A camel safari atop these furry, double-humped creatures, navigating the silver or white sand dunes, becomes a once-in-a-lifetime adventure. The panoramic view of colossal mountains against the intensely blue sky, alongside the pristine white dunes will be etched in your memory for life.

The desert’s extremes are felt with the scorching sun in open areas and a sudden chill in the shade, necessitating layered clothing, sunscreen, and of course sunglasses. I would recommend staying in tents as the nights though chilly, promise a spellbinding display of the starry sky over the village.

Despite its arid and challenging conditions, Nubra’s cold desert boasts a unique ecosystem adapted to the harsh environment. Nomadic communities, such as the Changpas, have traditionally herded livestock in this challenging landscape, showcasing the resilience of life in the cold desert.

The Nubra region is the northernmost of Ladakh and in fact of all of India. It is fed by two main rivers: the Shyok and the Siachen. Both originate from the Siachen glacier but are on either side of the western Karakoram Range.

The climate of the regions is extremely harsh with scanty rainfall along with less moisture contained in the air. The minimum temperature in winter drops to -30 °C, and the maximum temperature is around 25 °C in the summer. In Nubra valley, the source and supply of water from glaciers is the only option for irrigation purposes, and portable water which is flowing through the two main rivers such as Nubraand Shayok, originates from the Siachen glacier and Remo glacier, respectively.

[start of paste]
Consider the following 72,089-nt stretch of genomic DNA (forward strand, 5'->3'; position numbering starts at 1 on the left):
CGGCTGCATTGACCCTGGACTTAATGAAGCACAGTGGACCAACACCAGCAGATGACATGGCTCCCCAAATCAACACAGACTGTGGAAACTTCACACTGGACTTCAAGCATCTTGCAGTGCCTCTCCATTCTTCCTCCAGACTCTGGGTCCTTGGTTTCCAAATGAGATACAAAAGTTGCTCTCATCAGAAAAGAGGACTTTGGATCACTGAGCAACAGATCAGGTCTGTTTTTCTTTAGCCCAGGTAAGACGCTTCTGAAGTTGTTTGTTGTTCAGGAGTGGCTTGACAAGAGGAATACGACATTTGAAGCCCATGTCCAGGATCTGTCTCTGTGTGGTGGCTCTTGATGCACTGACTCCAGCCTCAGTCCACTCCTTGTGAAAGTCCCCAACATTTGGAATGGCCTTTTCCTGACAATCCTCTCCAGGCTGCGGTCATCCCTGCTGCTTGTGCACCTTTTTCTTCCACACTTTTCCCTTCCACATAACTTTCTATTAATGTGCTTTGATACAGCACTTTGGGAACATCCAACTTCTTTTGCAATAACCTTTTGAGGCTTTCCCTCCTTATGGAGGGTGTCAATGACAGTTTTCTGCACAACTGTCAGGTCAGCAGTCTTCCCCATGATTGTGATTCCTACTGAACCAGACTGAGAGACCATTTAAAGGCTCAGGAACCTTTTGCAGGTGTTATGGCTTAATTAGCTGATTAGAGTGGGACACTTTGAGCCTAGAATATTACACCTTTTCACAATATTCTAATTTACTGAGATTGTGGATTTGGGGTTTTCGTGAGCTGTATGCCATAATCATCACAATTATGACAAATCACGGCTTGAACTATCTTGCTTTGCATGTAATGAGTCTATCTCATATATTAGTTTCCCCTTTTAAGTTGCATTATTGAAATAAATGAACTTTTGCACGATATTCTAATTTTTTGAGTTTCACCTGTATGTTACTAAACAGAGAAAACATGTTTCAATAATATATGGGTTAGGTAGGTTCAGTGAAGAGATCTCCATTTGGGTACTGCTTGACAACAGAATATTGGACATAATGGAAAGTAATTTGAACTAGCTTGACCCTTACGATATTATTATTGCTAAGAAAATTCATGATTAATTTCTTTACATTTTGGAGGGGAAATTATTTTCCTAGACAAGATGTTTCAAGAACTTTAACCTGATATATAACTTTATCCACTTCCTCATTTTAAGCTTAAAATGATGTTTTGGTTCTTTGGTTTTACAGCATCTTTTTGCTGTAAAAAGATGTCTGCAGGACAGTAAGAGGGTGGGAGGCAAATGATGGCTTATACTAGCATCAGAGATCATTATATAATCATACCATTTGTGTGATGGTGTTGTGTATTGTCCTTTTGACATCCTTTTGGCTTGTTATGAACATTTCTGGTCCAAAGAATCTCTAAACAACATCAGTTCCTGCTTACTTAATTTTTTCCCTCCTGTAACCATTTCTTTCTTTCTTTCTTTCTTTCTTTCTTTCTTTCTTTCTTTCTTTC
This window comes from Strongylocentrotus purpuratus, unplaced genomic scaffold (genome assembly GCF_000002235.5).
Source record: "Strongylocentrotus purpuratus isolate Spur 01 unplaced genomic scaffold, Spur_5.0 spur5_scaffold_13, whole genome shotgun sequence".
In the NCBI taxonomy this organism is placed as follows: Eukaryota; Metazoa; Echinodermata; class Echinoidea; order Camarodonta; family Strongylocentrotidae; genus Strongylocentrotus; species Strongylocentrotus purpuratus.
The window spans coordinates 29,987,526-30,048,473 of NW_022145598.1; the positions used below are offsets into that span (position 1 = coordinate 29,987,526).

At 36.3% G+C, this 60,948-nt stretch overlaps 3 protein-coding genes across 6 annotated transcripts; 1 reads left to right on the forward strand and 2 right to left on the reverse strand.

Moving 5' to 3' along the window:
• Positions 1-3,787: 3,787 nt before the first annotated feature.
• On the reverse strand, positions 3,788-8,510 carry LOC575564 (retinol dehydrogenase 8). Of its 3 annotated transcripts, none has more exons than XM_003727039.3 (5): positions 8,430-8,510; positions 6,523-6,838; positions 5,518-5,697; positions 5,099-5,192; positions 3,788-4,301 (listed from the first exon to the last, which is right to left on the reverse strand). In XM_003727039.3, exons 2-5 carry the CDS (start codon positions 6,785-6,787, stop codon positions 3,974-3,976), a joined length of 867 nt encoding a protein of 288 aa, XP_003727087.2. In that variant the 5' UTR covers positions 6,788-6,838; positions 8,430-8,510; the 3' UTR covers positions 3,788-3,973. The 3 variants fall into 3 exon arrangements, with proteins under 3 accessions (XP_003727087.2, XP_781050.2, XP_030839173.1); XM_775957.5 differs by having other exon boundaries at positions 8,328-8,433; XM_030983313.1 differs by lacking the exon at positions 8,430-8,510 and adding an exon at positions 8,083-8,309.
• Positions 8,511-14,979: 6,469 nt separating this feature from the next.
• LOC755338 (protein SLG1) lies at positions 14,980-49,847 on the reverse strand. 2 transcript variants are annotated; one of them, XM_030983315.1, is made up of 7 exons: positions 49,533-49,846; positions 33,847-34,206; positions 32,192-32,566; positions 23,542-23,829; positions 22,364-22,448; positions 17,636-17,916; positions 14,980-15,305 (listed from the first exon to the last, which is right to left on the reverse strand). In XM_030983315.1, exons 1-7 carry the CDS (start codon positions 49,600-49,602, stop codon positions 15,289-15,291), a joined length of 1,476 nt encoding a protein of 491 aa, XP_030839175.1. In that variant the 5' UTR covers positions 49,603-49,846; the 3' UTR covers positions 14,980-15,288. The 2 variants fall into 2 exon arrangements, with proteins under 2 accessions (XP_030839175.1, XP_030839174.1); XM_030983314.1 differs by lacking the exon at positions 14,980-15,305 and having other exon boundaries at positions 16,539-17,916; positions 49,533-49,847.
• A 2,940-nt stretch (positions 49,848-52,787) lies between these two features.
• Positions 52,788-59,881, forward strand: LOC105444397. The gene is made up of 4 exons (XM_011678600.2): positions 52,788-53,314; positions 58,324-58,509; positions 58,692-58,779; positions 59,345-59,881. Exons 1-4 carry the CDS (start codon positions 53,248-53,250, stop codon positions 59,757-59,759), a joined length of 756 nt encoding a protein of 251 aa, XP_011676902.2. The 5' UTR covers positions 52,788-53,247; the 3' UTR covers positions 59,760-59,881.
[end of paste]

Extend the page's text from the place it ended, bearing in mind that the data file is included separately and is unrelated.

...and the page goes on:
As the day passes, the winds pick up and create a kind of sandstorm. The sand dunes of Nubra are situated at the confluence of the Nubra and Shyok Rivers, creating a surreal desert landscape surrounded by majestic mountains. The dunes, predominantly composed of fine-grained sand, are sculpted by the relentless forces of wind, carrying sand particles from the riverbeds and depositing them in the valley. This continuous process shapes the dunes into undulating patterns, creating an ever-changing canvas of nature’s artistry.